This was a man whose writings and deeds evoked, for police and Middletown officials, images of the Virginia Tech massacre.
"That's what crossed my mind when I heard 'shooting' and "Wesleyan','' Middletown Mayor Sebastian Giuliano said.
Morgan's scrawled declaration to murder Justin-Jinich, described in a police affidavit, sounds like a command from a disembodied voice: "Kill Johanna. She must Die.''
On one of the last pages of the notebook found inside Morgan's car was an entry dated May 6 -- the day of the shooting. He mentions seeing all the beautiful and smart people at "Wes."
"I think it okay to kill Jews, and go on a killing spree at this school," he wrote.
Morgan appeared in court Friday, shoeless and shackled, accused of murder. But he was surrounded by family - his father, mother and two of his sisters.
Even after his son was led to jail under a $15 million bond, James Morgan, 72, still instinctively answered with pride a reporter's question about his family, saying that his seven children were scattered throughout the country.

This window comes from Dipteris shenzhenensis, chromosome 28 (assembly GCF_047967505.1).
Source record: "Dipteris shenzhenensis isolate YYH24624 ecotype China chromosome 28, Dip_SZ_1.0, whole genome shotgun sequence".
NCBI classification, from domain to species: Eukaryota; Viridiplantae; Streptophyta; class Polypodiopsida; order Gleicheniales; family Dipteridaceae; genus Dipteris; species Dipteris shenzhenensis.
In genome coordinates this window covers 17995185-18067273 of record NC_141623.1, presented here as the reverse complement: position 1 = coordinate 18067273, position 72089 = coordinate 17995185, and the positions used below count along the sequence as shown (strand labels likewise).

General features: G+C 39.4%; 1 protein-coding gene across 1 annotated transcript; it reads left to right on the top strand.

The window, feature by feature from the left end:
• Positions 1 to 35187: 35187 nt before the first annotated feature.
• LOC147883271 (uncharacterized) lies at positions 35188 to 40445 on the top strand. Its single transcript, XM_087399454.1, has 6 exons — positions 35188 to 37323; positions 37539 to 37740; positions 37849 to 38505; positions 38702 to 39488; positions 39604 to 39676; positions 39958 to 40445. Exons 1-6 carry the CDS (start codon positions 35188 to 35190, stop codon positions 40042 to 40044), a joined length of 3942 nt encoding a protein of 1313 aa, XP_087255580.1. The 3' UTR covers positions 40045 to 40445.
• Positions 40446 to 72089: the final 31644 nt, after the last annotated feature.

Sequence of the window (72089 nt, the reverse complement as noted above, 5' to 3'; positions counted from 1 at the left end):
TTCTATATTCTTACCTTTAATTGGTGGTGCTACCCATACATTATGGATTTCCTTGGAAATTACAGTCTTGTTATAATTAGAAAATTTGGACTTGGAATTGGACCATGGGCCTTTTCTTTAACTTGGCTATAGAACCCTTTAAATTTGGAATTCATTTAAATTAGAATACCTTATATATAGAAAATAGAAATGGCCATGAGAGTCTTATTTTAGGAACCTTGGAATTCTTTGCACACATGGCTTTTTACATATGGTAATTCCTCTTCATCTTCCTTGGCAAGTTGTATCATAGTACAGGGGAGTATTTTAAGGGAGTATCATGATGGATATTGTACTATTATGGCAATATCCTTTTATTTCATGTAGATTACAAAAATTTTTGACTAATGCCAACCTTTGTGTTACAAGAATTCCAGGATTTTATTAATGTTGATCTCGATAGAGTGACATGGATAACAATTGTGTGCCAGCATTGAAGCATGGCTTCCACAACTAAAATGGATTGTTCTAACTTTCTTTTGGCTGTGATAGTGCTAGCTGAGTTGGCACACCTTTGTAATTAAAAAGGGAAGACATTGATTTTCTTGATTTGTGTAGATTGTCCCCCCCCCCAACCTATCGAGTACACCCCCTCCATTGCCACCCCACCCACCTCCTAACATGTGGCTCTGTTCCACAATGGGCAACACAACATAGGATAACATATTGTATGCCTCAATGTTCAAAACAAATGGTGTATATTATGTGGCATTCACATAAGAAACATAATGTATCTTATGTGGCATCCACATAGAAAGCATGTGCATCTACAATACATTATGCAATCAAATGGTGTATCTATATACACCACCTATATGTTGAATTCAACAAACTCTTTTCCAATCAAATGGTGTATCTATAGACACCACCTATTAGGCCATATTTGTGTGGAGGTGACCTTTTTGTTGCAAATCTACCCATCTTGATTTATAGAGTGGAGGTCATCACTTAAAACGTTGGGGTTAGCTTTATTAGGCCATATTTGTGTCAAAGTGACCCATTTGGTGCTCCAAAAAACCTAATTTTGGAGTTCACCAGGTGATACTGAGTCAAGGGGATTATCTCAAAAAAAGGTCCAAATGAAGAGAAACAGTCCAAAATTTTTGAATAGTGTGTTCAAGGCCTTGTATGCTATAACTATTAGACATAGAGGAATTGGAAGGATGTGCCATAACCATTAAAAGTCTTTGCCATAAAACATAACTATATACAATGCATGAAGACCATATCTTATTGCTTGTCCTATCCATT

When asked how his son was faring, the elder Morgan stopped himself and hung his head.
The courthouse, buzzing with media, was a far cry from sedate Marblehead, an upscale North Shore community of about 20,000 where the Morgan family has lived for more than two decades.
It's a sailing community, explained Michael Kattman, a neighbor of the Morgans on Elmwood Road. The Morgan house is a two-story Colonial with gray siding that the family built about three years ago after tearing down an older home on the parcel, Kattman said.
A basket of fruit and cookies sat on the Morgans' doorstep Friday.
Kattman described Stephen Morgan's parents as very quiet and to themselves. Besides a quick wave as they pull in or out of their driveway, "they don't interact much with the neighborhood or us," Kattman said, though he considered them "always friendly, considerate."